A leading avant‐garde designer of the Russian Revolutionary period, Rodchenko was widely known for his Constructivist work across a variety of creative fields including posters, packaging, photography, textiles, furniture, products, and stage sets. After studying at the School of Fine Arts in Kazan from 1911 to 1914, Rodchenko moved to Moscow, where he studied graphic design at the Stroganoff School of Applied Art. In 1915 he met fellow Russian Vladimir Tatlin, who had been involved with the Parisian avant‐garde, reinforcing his growing interest in Cubism and Futurism, trends that were far removed from the conservatism curriculum of the Strogonoff School. Amongst Rodchenko's first product designs were a series of metal lamps designed for the Café Pittoresk in Moscow in 1917, working alongside Tatlin and others who were also involved in other aspects of the Café's interior design. Much of Rodchenko's design work was devoted to promoting the revolutionary cause, including a kiosk in 1919 for the sale and distribution of newspapers and other political propaganda. He also designed a large number of posters promoting state enterprises between 1923 and 1925 in collaboration with the poet Vladimir Mayakovsky. Throughout the 1920s he was a prolific graphic designer, working on political, commercial, and film posters, as chief designer and contributor to the journal LEF (1923–5) and its successor Novy LEF (1927–8)—both edited by Mayakovsky—as well as packaging and book covers. His use of photomontage, striking typographic layouts, and flat, coloured geometric elements resulted in many memorable designs. He also designed simple, functional geometric wooden furniture and shelving for the Workers' Club in the Soviet Pavilion at the 1925 Paris Exposition des Arts Décoratifs et Industriels. The philosophy that underpinned this display was in many ways a counterpart to the functional workers' clothing he had designed in 1920. Rodchenko was a member of Inhuk (the Institute of Artistic Culture) which had been established in 1920 by the painter Wassily Kandinsky. In the following year, with his wife Varvara Stepanova and others, he reorganized Inhuk to promote Productivism—the mass production of industrial and applied art (see Constructivism)—and wrote the Productivist Manifesto. He was also involved in design education, playing a significant role at the Vkhutemas (Higher State Artistic and Technical Workshops) in Moscow from 1920 to 1930. He also worked on costume and set design, including those for The Bed Bug by Mayakovsky (1929). During the 1930s he increasingly devoted his attention to photography and book and periodical design, often in conjunction with his wife. Their collaborations included ‘The White Sea Canal’ issue of the periodical USSR in Constructivism (1933), the book Film in the USSR (1936), and the photo‐album First Cavalry (1937).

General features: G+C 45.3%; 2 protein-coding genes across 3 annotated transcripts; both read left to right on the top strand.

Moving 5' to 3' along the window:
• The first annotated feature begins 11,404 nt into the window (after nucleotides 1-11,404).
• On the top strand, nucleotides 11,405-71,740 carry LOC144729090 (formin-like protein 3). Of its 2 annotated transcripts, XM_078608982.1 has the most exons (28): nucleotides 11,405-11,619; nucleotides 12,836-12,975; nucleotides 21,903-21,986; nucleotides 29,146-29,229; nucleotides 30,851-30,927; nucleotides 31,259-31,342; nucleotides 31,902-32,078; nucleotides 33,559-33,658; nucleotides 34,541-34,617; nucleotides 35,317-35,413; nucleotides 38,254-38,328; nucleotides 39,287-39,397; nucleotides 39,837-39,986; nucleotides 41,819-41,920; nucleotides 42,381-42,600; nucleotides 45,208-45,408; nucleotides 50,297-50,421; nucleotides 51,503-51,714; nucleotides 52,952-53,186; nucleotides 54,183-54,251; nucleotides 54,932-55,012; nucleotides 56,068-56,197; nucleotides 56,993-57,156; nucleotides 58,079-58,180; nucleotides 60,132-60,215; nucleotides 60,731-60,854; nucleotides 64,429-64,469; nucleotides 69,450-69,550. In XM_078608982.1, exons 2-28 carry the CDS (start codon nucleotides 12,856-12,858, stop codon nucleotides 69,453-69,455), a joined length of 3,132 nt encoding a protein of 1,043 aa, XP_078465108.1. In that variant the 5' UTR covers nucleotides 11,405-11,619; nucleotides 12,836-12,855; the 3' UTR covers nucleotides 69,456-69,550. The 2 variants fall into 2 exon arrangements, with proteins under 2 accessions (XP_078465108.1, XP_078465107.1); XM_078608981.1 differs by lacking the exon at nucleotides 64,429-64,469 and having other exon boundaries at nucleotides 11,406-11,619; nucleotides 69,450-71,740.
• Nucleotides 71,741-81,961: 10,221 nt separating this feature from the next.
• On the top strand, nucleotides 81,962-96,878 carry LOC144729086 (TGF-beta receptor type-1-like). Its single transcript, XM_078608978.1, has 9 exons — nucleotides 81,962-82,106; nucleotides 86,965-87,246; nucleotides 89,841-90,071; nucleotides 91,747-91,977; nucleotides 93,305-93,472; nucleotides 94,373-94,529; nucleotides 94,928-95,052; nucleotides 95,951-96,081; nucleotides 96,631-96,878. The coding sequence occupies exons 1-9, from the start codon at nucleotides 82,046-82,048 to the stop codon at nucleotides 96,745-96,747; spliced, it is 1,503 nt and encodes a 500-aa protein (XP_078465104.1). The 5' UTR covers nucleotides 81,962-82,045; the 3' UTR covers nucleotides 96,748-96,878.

Subjects: Industrial and Commercial Art.